Editor's Rating

9
ONE LITTLE INDEPENDENT

SINCE leaving the heavyweight Danish rock outfit Kashmir – who rose to the very top of their game as a Scandanavian guitar band, working with everyone from Lou Reed and Tony Visconti to Bowie, who duetted on their 2005 LP No Balance Palace, Henrik Lindstrand has carved out a more meditative and no less potent career in the area of modern classical and post-classical piano.

It’s one he was on a course for before becoming ‘adopted’ by Kashmir in 2001; he’s a graduate of the Rhythmic Conservatory, Copenhagen.

He debuted his quieter direction with 2017’s Leken, before being picked up by the British label lately recast as One Little Independent for last year’s lush Nattresan

Now the label which has given us acts such as Bjork and Kitchens of Distinction down the years, artists with an ear for a universal melody coupled with fine sonic experimentation and boundary pushing, is presenting the concluding album of the trilogy, Nordhem, on October 23rd. 

Henrik explains the title of this third album:“Nordhem means “north home” in Swedish and pays tribute to my Scandinavian roots: both my childhood, with the Swedish nature and landscape forming my musical expression; but also my grown-up life in Copenhagen since age 20, and that city’s way of shaping me as a person and composer.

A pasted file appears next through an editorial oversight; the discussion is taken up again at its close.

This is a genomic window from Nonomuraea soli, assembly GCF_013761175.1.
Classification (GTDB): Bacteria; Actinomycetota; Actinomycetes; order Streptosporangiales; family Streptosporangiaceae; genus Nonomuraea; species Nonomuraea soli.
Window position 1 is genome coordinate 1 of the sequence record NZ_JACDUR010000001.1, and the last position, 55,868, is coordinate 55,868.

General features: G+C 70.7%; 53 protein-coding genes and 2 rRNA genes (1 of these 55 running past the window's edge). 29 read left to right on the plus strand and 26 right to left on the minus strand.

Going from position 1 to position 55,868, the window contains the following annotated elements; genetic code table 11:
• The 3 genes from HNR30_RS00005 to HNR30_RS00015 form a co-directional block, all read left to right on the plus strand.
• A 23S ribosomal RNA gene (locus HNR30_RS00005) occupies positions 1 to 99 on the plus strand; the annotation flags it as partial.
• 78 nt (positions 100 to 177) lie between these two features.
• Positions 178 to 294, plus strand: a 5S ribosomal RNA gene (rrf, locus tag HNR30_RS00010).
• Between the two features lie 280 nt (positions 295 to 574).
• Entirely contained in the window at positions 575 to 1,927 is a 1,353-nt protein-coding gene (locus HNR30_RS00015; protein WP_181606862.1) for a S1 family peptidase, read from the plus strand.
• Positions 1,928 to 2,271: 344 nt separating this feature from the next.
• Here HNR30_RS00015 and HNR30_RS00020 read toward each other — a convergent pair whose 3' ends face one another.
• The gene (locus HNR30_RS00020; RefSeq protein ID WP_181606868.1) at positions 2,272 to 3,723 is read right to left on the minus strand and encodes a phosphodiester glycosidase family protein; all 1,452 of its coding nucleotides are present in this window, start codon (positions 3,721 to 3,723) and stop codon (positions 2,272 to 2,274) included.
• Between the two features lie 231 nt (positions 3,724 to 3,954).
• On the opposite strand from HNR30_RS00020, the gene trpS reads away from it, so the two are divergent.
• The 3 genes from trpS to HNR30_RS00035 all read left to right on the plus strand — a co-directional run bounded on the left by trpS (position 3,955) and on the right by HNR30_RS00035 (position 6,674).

“But Nordhem also refers to my parents, to whom the album is dedicated. It felt natural to express my gratitude to them after so many years of actively supporting me and my choice to become a musician since I was a child. 

“After becoming a parent myself, I know how difficult it is to raise a child and to give that person the best opportunities in life and balancing between inspiring, leading and letting go.”

It’s with “Dungen” that the album begins. There’s a little suggestion of some shape of brushed percussion and higher, sustained postrock tones in behind; little colorations perfect for Henrik to unfold a simple, warming and autumnal melody atop. There’s very little to say apart from, in its tonal handling, simplicity and execution, it’s one of the most beautiful pieces of music you’ll hear all year. Stunning. At well shy of three minutes, it’ll leave you craving more. For me, it’s one of those tracks that if you play it once, you play it three times. Every time.

Henrik Lindstrom

The following “Jum-Jum” picks up a sunny shuffle, has subtle folksiness in its melodic caress. It’s named for a character in the 1954 fantasy novel Mio, Min Mio, by Astrid Lindgren, which Henrik was reading to his son. The middle passages have a high resonant glitter, even hinting somewhere at a rarified pristine pop of a very Swedish stripe.

“Blå Berget” (“Blue Mountain”) takes its inspiration from the book Mina Drömmars Stad (City of my Dreams) by Swedish writer Per Anders Fogelström. It, and the following “Hallonlandet” (“Land of Raspberries”) set out on beautifully recorded melodic conceits, the touch and the ring and the decay and the resonance of the piano captured to perfection; they shift in form, the former picking up an august and inspired warmth from an arriving bass counterpoint. We’ve embedded the video for “Hallonlandet” at the end, so you can enter Henrik’s world.